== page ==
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Kale Raab

Facts:

Spring is the time of year that over wintered Kale in the fields wants to reproduce, just like any other healthy species. Kale belongs to the Brassica (cabbage) family and it is a biennial, which means that it spends its first growing season developing a strong root system and leaves. In the Spring of the following year, brassica plants (kale, cabbage, broccoli, mustards) start to bolt, sending out their flowers in pursuit of procreation. The result is raab. Yes, in Spring, we can enjoy Raabs as these plants reach the end of their lifecycle and get on with the job of producing the next. Raabs, those tender, flowery tops of these plants, are lovely simply sautéed with some garlic, and they can be great grilled, too.
Just another reason to grow kale: it produces a delightful extra edible: broccoli-like flower buds.

Prep Tips:

Remove the tough rib of the raab, leaving only the leaves. Chop into bite size pieces.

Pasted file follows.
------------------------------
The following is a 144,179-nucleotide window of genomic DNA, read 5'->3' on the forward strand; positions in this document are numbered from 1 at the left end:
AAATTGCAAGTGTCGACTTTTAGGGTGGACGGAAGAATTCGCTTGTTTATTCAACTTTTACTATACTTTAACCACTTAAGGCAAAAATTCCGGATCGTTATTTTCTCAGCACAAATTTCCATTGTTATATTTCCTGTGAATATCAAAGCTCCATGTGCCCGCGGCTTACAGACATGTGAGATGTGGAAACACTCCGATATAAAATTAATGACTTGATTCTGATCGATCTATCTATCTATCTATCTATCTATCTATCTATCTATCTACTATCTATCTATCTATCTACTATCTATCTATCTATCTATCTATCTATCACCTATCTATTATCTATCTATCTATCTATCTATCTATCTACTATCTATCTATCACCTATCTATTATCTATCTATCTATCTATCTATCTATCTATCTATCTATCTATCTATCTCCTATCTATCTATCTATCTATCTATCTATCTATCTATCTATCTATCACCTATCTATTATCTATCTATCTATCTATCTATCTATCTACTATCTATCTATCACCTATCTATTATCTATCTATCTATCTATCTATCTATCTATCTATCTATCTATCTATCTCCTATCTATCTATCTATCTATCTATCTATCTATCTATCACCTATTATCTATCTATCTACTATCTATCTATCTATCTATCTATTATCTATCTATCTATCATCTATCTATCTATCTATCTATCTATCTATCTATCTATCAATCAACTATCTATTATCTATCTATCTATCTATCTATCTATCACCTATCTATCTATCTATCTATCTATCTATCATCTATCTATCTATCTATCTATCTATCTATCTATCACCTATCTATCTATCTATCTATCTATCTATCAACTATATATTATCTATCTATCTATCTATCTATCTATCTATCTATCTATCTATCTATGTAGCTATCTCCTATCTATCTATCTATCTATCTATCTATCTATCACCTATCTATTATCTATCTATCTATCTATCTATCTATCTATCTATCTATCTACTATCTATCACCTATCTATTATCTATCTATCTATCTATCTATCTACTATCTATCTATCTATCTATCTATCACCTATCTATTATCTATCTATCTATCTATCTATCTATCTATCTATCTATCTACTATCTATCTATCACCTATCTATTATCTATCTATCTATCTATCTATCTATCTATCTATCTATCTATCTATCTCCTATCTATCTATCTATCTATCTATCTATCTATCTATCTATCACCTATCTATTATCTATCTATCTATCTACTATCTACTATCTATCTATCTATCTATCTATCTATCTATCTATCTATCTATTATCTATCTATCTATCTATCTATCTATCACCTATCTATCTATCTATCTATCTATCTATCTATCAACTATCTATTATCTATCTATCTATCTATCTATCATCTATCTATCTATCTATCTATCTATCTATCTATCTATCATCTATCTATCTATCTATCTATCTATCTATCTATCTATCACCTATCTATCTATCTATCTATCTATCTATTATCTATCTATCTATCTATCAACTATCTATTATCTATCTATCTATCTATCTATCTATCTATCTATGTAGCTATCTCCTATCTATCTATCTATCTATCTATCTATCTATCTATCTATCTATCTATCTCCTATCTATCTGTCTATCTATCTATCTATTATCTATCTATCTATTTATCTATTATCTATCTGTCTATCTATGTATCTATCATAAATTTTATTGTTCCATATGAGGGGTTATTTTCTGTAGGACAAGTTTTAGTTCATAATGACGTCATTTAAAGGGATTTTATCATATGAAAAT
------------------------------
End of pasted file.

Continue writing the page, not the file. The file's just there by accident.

Storage Tips:

Place in a plastic bag and store in refrigerator.

Harvest Season:

April

Farm Recipe:

Kale Raab (florets) & Pasta
1 pound pasta (chunky ones will match up better with the rabe)
1 pound kale raab, heavy stems removed, remaining stems and leaves cut into 1- to 2-inch sections
1/2 cup olive oil
5 garlic cloves, peeled and minced or pressed
1/2 teaspoon pepper
About 1 heaping teaspoon salt

Bring a large pot of salted water to a boil.
Add pasta and five minutes before its cooking time is up, add the kale raab.
*It will seem like too much for the water, but with a stir or two, the raab should wilt and cook alongside the pasta.
Drain raab and pasta together and pour into serving bowl.
In a small pot, heat the olive oil with the garlic, pepper flakes and Kosher salt over moderate heat, stirring frequently for 3 to 4 minutes, or until the garlic becomes lightly golden.
Pour mixture over pasta and toss to evenly coat.
Shower with freshly grated cheese and eat at once.

To serve: Grated Parmesan or Romano cheese

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